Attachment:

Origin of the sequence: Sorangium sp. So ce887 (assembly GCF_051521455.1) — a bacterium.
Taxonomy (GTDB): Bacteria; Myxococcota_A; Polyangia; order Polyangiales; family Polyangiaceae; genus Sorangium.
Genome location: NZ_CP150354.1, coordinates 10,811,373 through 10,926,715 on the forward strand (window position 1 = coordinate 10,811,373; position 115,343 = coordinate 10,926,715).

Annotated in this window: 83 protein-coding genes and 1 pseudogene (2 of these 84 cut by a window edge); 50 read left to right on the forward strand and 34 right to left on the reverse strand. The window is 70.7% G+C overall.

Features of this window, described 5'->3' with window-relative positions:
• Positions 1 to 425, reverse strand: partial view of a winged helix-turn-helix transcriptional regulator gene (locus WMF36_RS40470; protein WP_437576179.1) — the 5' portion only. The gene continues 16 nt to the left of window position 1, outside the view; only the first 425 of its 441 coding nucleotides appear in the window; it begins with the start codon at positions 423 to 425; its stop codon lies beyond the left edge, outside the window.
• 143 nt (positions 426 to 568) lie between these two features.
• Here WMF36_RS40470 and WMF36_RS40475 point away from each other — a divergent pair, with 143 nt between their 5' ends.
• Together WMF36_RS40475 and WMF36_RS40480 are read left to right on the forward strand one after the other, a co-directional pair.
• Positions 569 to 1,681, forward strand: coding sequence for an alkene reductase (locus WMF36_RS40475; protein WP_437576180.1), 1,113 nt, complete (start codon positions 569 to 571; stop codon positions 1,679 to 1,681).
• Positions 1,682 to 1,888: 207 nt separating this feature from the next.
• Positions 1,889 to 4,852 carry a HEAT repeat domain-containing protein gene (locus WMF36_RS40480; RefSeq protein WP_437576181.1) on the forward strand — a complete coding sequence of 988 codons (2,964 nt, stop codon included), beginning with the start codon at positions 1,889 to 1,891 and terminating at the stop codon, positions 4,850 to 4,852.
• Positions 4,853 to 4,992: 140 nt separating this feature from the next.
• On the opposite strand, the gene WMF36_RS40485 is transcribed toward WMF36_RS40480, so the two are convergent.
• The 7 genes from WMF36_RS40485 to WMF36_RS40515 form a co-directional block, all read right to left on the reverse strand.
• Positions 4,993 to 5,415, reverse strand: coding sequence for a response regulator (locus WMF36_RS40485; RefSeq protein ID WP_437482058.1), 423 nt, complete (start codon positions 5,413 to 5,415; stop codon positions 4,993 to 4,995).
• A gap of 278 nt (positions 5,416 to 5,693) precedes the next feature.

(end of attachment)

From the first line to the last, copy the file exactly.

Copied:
Origin of the sequence: Sorangium sp. So ce887 (assembly GCF_051521455.1) — a bacterium.
Taxonomy (GTDB): Bacteria; Myxococcota_A; Polyangia; order Polyangiales; family Polyangiaceae; genus Sorangium.
Genome location: NZ_CP150354.1, coordinates 10,811,373 through 10,926,715 on the forward strand (window position 1 = coordinate 10,811,373; position 115,343 = coordinate 10,926,715).

Annotated in this window: 83 protein-coding genes and 1 pseudogene (2 of these 84 cut by a window edge); 50 read left to right on the forward strand and 34 right to left on the reverse strand. The window is 70.7% G+C overall.

Features of this window, described 5'->3' with window-relative positions:
• Positions 1 to 425, reverse strand: partial view of a winged helix-turn-helix transcriptional regulator gene (locus WMF36_RS40470; protein WP_437576179.1) — the 5' portion only. The gene continues 16 nt to the left of window position 1, outside the view; only the first 425 of its 441 coding nucleotides appear in the window; it begins with the start codon at positions 423 to 425; its stop codon lies beyond the left edge, outside the window.
• 143 nt (positions 426 to 568) lie between these two features.
• Here WMF36_RS40470 and WMF36_RS40475 point away from each other — a divergent pair, with 143 nt between their 5' ends.
• Together WMF36_RS40475 and WMF36_RS40480 are read left to right on the forward strand one after the other, a co-directional pair.
• Positions 569 to 1,681, forward strand: coding sequence for an alkene reductase (locus WMF36_RS40475; protein WP_437576180.1), 1,113 nt, complete (start codon positions 569 to 571; stop codon positions 1,679 to 1,681).
• Positions 1,682 to 1,888: 207 nt separating this feature from the next.
• Positions 1,889 to 4,852 carry a HEAT repeat domain-containing protein gene (locus WMF36_RS40480; RefSeq protein WP_437576181.1) on the forward strand — a complete coding sequence of 988 codons (2,964 nt, stop codon included), beginning with the start codon at positions 1,889 to 1,891 and terminating at the stop codon, positions 4,850 to 4,852.
• Positions 4,853 to 4,992: 140 nt separating this feature from the next.
• On the opposite strand, the gene WMF36_RS40485 is transcribed toward WMF36_RS40480, so the two are convergent.
• The 7 genes from WMF36_RS40485 to WMF36_RS40515 form a co-directional block, all read right to left on the reverse strand.
• Positions 4,993 to 5,415, reverse strand: coding sequence for a response regulator (locus WMF36_RS40485; RefSeq protein ID WP_437482058.1), 423 nt, complete (start codon positions 5,413 to 5,415; stop codon positions 4,993 to 4,995).
• A gap of 278 nt (positions 5,416 to 5,693) precedes the next feature.